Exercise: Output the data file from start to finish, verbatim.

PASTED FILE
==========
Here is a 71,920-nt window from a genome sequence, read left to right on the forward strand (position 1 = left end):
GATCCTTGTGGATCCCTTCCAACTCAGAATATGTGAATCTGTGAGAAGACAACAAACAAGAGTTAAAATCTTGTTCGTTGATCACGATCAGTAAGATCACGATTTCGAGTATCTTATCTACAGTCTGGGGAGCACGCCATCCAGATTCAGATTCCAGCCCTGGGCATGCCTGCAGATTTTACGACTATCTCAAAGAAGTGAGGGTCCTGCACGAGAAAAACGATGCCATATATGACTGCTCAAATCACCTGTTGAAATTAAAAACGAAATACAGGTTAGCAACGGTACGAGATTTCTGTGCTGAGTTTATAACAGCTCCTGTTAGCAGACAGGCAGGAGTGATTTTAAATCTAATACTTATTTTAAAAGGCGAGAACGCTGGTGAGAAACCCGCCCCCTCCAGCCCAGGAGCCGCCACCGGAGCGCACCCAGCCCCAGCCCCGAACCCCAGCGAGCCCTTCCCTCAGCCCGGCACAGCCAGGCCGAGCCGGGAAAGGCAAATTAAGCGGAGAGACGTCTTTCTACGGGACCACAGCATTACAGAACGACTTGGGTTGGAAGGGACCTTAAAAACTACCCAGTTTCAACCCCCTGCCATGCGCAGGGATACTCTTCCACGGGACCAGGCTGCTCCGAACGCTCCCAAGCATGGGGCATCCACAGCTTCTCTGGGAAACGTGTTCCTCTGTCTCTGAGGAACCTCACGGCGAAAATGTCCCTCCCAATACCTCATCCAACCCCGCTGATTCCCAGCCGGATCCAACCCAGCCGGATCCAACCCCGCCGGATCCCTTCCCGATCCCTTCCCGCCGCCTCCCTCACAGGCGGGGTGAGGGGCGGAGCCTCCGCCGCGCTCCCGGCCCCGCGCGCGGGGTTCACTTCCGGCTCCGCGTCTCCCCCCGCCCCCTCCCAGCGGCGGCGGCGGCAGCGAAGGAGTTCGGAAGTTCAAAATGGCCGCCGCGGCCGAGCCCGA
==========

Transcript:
Here is a 71,920-nt window from a genome sequence, read left to right on the forward strand (position 1 = left end):
GATCCTTGTGGATCCCTTCCAACTCAGAATATGTGAATCTGTGAGAAGACAACAAACAAGAGTTAAAATCTTGTTCGTTGATCACGATCAGTAAGATCACGATTTCGAGTATCTTATCTACAGTCTGGGGAGCACGCCATCCAGATTCAGATTCCAGCCCTGGGCATGCCTGCAGATTTTACGACTATCTCAAAGAAGTGAGGGTCCTGCACGAGAAAAACGATGCCATATATGACTGCTCAAATCACCTGTTGAAATTAAAAACGAAATACAGGTTAGCAACGGTACGAGATTTCTGTGCTGAGTTTATAACAGCTCCTGTTAGCAGACAGGCAGGAGTGATTTTAAATCTAATACTTATTTTAAAAGGCGAGAACGCTGGTGAGAAACCCGCCCCCTCCAGCCCAGGAGCCGCCACCGGAGCGCACCCAGCCCCAGCCCCGAACCCCAGCGAGCCCTTCCCTCAGCCCGGCACAGCCAGGCCGAGCCGGGAAAGGCAAATTAAGCGGAGAGACGTCTTTCTACGGGACCACAGCATTACAGAACGACTTGGGTTGGAAGGGACCTTAAAAACTACCCAGTTTCAACCCCCTGCCATGCGCAGGGATACTCTTCCACGGGACCAGGCTGCTCCGAACGCTCCCAAGCATGGGGCATCCACAGCTTCTCTGGGAAACGTGTTCCTCTGTCTCTGAGGAACCTCACGGCGAAAATGTCCCTCCCAATACCTCATCCAACCCCGCTGATTCCCAGCCGGATCCAACCCAGCCGGATCCAACCCCGCCGGATCCCTTCCCGATCCCTTCCCGCCGCCTCCCTCACAGGCGGGGTGAGGGGCGGAGCCTCCGCCGCGCTCCCGGCCCCGCGCGCGGGGTTCACTTCCGGCTCCGCGTCTCCCCCCGCCCCCTCCCAGCGGCGGCGGCGGCAGCGAAGGAGTTCGGAAGTTCAAAATGGCCGCCGCGGCCGAGCCCGA